For now, 53 golfers are all trying to scramble for one of the spots in the Sweet Sixteen match-play portion that begins Saturday morning, and Thursday was all about positioning. Arkansas Razorback golfers Taylor Moore and Sebastian Cappelen put themselves in good shape to advance.
Moore, the Edmond, Okla., product who recently finished his freshman season at Fayetteville, had a round nearly the equal of Stanford’s Rodgers, a no-bogey, 5-under 67 to place him in a fourth-place tie with Georgia Tech’s Seth Reeves at 9-under for three rounds. Cappelen, the native of Denmark, fired his second 3-under 69 of the tournament to land in a ninth-place tie with seven other golfers at 6-under.
Still, they have one more round of stroke play, as do their UA teammates, Little Rock’s Joe Doramus and Nicolas Echavarria, a native of Colombia. Echavarria stayed within striking distance at 3-under, good for 25th place, with his best round of the week, a 4-under-par 68. Doramus, who battled to make the cut Wednesday, shot 2-over 74 on Thursday and stood 1-over for the tournament in 48th place.
Fordyce’s Lane Hulse, who plays collegiately at South Alabama, birdied the eighth and ninth holes, his last two of his second round, early Thursday to make the 44-golfers-and-ties cut at 1-under-par. Wednesday’s play had been halted after 8 p.m. by darkness with Hulse and 29 other golfers still on the course. But Hulse fell off in his third round, shooting 3-over 75 and was in 50th place at 2-over-par.
Taylor Moore’s 5-under 67 was matched by Carlos Ortiz, who stormed into third place at 10-under for the tournament, one stroke behind Niebrugge.
Niebrugge, a sophomore-to-be at Oklahoma State, continued his steady play this week with a 2-under 70 and a three-day 205 total, 11-under par.
Niebrugge finally missed one of Alotian’s spacious greens Thursday after hitting every green on the course in regulation since he arrived. That’s a first for the Wisconsin native, who won his state amateur last week.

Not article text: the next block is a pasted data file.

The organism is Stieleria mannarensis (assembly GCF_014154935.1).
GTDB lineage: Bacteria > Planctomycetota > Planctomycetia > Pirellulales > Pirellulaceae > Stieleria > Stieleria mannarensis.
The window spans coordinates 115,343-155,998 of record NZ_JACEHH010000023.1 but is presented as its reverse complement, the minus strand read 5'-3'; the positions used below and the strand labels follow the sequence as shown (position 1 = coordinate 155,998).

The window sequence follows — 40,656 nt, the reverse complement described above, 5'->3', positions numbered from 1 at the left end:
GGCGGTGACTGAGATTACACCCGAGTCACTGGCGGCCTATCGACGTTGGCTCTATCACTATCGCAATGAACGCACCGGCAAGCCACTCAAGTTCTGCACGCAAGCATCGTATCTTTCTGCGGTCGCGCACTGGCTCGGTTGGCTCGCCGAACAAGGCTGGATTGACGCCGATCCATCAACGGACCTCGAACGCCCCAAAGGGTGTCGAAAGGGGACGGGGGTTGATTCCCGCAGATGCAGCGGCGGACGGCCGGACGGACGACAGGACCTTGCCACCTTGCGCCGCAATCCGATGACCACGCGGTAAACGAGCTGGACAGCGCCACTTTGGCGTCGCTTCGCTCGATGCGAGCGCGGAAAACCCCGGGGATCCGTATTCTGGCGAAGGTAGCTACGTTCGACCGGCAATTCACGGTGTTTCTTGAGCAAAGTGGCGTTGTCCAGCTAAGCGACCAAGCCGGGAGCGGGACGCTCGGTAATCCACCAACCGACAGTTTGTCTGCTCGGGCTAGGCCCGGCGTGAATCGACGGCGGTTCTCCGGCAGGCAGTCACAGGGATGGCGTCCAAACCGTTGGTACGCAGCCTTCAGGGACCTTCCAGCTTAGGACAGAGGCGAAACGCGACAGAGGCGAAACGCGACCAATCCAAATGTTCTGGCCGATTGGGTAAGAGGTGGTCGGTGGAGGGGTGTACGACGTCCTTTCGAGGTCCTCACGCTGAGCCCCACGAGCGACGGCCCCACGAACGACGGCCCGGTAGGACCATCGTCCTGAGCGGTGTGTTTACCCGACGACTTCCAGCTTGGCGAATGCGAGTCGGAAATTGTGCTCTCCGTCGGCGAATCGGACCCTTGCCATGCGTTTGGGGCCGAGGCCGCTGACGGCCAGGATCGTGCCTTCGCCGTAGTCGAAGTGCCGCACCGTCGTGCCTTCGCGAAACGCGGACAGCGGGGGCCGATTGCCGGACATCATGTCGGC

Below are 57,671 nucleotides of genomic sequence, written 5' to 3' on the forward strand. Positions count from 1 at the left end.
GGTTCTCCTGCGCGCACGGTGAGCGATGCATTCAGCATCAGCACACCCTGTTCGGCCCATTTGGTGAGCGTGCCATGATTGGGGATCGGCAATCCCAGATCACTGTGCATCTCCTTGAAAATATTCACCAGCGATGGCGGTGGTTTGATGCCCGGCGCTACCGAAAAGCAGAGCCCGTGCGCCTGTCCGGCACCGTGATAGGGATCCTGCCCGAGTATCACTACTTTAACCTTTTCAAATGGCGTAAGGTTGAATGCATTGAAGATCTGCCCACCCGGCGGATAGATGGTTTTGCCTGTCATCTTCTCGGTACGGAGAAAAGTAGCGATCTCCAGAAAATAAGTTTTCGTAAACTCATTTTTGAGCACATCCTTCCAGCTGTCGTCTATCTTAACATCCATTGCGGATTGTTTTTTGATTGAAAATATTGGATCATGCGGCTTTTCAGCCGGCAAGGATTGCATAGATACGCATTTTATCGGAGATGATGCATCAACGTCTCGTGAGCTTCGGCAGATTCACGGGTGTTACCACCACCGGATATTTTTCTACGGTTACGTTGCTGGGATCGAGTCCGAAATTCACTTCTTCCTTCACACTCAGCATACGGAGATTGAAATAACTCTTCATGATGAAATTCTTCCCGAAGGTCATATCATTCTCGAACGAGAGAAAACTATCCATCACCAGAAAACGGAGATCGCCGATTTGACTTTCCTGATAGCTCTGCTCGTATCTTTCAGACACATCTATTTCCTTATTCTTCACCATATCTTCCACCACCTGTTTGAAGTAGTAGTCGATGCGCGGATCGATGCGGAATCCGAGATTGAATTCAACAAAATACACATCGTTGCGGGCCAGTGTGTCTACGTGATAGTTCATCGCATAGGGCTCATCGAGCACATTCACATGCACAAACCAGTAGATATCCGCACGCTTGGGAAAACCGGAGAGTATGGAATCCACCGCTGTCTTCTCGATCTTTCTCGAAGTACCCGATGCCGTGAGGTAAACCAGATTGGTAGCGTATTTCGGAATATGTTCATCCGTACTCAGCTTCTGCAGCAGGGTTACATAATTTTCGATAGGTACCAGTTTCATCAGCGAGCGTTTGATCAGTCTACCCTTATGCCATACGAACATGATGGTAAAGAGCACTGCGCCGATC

"I’ve been a good ball striker the past couple of years, but if anybody, even people on [the PGA] Tour, hits 53 of 54 greens, I mean, that’s top notch," Niebrugge said. "So, if I keep hitting the ball like I’m doing, the main part of it is getting the ball on the fairway, giving myself good looks. Because if you kind of single-zone-in on these separate greens that are part of the green itself, you can be more accurate with your shots."
Niebrugge rescued a rare wayward drive, a hook on No. 12, with a recovery shot to within birdie range, though he didn’t make the putt — he didn’t birdie anything after reaching 12-under on No. 8. His only slip-up to par came on the par-3 16th, playing at 225 yards, where he three-putted for bogey. Niebrugge said the hole locations were much tougher than they were the first two days.
"I had a lot of good looks at it, like on 18, but just couldn’t get any putts to fall," he said. "But they will. I’ve been hitting good putts. We’ll see if it falls the rest of the week."
Niebrugge said he wasn’t concerned with making up four strokes on the leader.
"I’m going to go like I’ve been playing the past couple of days. I’m going out there to beat the course," he said. "If I keep doing that, obviously I’m going to put myself in a good position."